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Risk factors for birth trauma

Some San Diego residents wait years before they have children-the last nine months simply signifying the end of the rainbow with the pot of gold in the form of the lovely infant they await. Mothers often go to their doctors two three times a month in the last month, ensuring everything is going smoothly and to ease their anxiety. They trust their doctors and hospitals to give them the best care possible. So when a birth injury results due to a negligent doctor, families may be overwhelmed as to what their response should be.

Though birth injuries and resulting deaths have decreased significantly over the years, with an average of six to eight injuries per 1,000 live births, for the families affected by those injuries, the statistics mean nothing. When the injuries result from mechanical forces, such as compression or traction, during the birthing process, this can be categorized as birth trauma. Generally, larger babies are associated with birth trauma.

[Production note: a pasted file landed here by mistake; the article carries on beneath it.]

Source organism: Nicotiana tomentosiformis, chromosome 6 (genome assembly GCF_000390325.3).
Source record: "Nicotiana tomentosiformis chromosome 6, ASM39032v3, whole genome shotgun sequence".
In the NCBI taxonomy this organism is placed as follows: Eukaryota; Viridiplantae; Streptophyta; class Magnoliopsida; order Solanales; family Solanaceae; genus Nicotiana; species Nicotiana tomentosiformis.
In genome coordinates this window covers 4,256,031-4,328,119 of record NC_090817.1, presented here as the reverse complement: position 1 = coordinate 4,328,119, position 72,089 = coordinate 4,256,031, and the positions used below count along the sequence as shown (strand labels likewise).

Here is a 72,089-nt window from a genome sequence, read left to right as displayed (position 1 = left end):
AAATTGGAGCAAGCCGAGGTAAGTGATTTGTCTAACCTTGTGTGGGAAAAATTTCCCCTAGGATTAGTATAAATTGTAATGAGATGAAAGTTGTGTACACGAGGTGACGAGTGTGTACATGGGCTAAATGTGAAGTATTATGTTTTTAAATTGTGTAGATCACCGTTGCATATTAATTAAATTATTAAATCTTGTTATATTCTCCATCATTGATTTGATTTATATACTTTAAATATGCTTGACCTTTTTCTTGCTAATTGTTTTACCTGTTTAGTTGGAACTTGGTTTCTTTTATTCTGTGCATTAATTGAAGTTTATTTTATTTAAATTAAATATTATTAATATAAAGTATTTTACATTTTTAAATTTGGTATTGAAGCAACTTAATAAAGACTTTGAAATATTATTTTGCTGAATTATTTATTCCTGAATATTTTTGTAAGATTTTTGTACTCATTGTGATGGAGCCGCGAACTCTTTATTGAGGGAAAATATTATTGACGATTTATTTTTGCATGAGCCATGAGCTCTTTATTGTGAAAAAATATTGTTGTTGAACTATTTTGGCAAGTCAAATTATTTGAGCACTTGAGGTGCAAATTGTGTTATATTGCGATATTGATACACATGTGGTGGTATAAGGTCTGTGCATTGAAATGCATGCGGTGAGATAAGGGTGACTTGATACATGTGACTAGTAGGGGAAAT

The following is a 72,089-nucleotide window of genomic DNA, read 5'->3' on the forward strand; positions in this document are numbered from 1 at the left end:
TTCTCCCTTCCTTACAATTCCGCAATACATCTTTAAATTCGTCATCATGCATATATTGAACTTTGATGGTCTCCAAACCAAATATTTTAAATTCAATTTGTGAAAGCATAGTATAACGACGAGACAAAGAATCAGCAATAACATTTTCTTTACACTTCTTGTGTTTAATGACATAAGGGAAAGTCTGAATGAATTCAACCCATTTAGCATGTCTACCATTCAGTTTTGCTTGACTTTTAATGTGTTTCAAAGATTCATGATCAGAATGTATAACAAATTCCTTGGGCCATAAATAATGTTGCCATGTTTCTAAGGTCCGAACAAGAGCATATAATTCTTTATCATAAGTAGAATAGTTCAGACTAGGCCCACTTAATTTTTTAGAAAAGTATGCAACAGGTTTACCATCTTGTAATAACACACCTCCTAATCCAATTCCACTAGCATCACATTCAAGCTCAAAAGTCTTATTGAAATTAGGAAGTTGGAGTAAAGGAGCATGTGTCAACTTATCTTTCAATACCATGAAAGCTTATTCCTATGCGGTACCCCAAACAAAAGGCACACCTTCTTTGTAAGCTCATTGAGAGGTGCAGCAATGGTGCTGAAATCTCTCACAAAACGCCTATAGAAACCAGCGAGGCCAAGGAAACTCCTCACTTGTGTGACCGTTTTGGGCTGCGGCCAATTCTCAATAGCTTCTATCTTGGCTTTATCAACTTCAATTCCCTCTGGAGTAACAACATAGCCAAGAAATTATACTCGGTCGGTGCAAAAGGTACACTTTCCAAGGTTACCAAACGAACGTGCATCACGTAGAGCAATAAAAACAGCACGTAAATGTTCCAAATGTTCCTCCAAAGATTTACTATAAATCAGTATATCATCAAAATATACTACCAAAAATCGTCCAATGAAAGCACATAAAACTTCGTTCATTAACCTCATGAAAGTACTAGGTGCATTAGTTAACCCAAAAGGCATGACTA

Though many birth traumas are self-limiting, they can be avoided by recognition. In addition to this, anticipating certain obstetric risk factors can also prevent them. Some of the risk factors for birth trauma include instrumental deliveries, such as those involving forceps or vacuums, and abnormal or excess traction during deliveries.

At the time of delivery, expecting parents leave everything in the hands of the medical professionals dealing with them, hoping they are making the right decisions and using the appropriate instruments with the appropriate force. When they do not, and breach the trust with their patients, it may be possible to get compensation for the injuries suffered during birth trauma.

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